Notes on Computer Security

There was a time, round about 1999, when I entertained some hope that the computer security industry might welcome methods for studying software without having to execute it. Especially at the occasional suggestion by Richard M. Smith of problems that might benefit from more than passing attention, I did investigate a few threats, mysteries and abuses.

I particularly liked looking into the abuses, since a recurring theme of my interest in software is consumer protection. The software industry takes advantage of consumers, mostly because it can. Much of this is not deliberate and is even relatively innocent. With so much commercial pressure for mass production of what is essentially still a hand-crafted product, some slippage in rigour is only to be expected all round. Even with all the ideals that one might want for precision and vigilance, outcomes are inevitably not at the standard that they might be. Errors and vagueness at this website are testament to that!

Yet everyone must suspect that sometimes there is more to it. There is just so little risk of being caught. As much as it is human nature to slack off, it is also human nature to see an opportunity and exploit it. Even if errant behaviour in the product is demonstrated beyond dispute, software companies say what they want by way of euphemism, excuses and even outright denial. And sometimes, perhaps not often, but certainly sometimes, they actually do plan a mischief—and plan to get away with it through the euphemism, excuses and denial that work so well even when not planned.

This certainly was true for the investigations I did in 1999. Though they were fun, and even seemed important at the time, only one ever got written up for my old website, and I have updated it here: America Online Exploits Bug in Own Software. Another that was at least as interesting was written up by Richard: The RealJukeBox monitoring system. Note that in both issues a software manufacturer was caught in a lie, denying some alleged behaviour that compromised a computer’s security or its user’s privacy. To my knowledge, neither manufacturer was ever called to account for this dishonesty in any meaningful way.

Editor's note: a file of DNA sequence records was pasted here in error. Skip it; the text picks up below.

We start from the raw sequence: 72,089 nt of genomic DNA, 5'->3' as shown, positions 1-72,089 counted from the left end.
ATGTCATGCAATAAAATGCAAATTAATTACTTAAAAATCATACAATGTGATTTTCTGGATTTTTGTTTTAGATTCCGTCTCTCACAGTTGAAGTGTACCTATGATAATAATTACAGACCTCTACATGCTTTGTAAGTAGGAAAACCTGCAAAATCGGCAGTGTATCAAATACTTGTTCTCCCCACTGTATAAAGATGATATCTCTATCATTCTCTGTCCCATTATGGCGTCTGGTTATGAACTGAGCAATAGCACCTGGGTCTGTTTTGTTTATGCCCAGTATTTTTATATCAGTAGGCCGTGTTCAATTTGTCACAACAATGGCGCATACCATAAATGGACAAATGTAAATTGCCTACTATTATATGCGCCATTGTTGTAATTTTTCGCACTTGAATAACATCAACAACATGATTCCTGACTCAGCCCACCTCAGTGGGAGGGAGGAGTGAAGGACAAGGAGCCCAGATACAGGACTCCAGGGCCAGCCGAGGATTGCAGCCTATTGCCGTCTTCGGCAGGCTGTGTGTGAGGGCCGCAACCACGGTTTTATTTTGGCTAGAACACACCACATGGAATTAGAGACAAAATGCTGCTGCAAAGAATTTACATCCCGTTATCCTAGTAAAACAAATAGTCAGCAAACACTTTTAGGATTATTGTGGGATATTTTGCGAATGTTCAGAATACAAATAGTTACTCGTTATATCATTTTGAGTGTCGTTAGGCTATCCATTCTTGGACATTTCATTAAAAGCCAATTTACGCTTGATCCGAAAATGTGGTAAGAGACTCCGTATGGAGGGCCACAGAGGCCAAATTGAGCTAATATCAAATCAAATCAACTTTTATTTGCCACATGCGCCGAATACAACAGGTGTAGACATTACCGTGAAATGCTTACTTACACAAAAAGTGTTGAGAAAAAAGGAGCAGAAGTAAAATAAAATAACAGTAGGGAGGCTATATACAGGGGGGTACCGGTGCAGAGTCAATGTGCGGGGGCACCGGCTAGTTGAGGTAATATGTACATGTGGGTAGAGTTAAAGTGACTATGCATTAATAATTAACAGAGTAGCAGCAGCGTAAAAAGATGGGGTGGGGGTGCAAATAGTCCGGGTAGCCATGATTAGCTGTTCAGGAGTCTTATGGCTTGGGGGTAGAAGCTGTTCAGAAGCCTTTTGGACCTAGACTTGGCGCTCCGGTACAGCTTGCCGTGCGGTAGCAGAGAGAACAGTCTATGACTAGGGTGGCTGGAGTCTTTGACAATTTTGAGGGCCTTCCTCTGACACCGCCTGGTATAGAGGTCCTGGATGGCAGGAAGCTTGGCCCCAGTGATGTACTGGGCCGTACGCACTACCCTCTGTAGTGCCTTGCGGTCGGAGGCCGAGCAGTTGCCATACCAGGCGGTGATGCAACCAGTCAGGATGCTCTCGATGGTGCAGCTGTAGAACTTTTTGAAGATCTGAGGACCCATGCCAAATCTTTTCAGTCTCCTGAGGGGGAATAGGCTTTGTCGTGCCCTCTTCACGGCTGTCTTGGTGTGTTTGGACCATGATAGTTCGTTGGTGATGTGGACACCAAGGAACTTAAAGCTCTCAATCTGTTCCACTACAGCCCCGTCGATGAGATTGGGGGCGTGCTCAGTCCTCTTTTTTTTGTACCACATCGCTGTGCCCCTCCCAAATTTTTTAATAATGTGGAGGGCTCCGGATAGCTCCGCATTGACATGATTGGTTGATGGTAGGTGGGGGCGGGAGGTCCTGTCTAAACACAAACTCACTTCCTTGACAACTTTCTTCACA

Having seen such abuse and, as importantly, that nobody much cares to stop it, I was then not much interested in computer security for many years. My specialty is in the efficient extraction of the last details that anyone might conceivably want for proof. In an industry where that goes nowhere, my skills and interests just don’t make a good fit.

An investigation for computer security is primarily concerned with identifying a threat, having people confirm it by reproducing the observations, and then devising some means to defeat the threat or at least deflect it. Though it seems to be everyone’s habit to throw around words like “in-depth” and “comprehensive”, the fact is that commercial interests just don’t run as far as getting the sort of detailed explanation that I aim to produce. Instead, on seeing something bad, a security company builds recognition of it into the next round of security products, or brings the loophole to the attention of whoever makes the susceptible program or operating system, and they build a solution into their next version. Either way, upgrading is encouraged, the something bad has been turned into something good, and everyone moves on.

To me, this does not seem an entirely commendable process. It may be the best that is practicable with the resources that are most readily to hand, but it also smacks of convenient dealing in matters that are rife with conflicts of interest. Of course, I am a self-interested agitator and I also have to admit that I nowadays feel confirmed in what I used to think were merely prejudices. Without going so far as saying that anti-virus manufacturers, etc, play both sides of the fence, I can’t help noting that the natural symbiosis between those who threaten and those who would defend is unnaturally strong when it comes to computer software.

When it comes to abuses, the part of the software industry that devotes itself to computer security is possibly worse than the industry as a whole, because they justify their own bad behaviour as being necessary compromises in a good cause. Indeed, they don’t so much justify it, as take it for granted or overlook it, or anyway never admit that there might be reasonable concerns about what they do.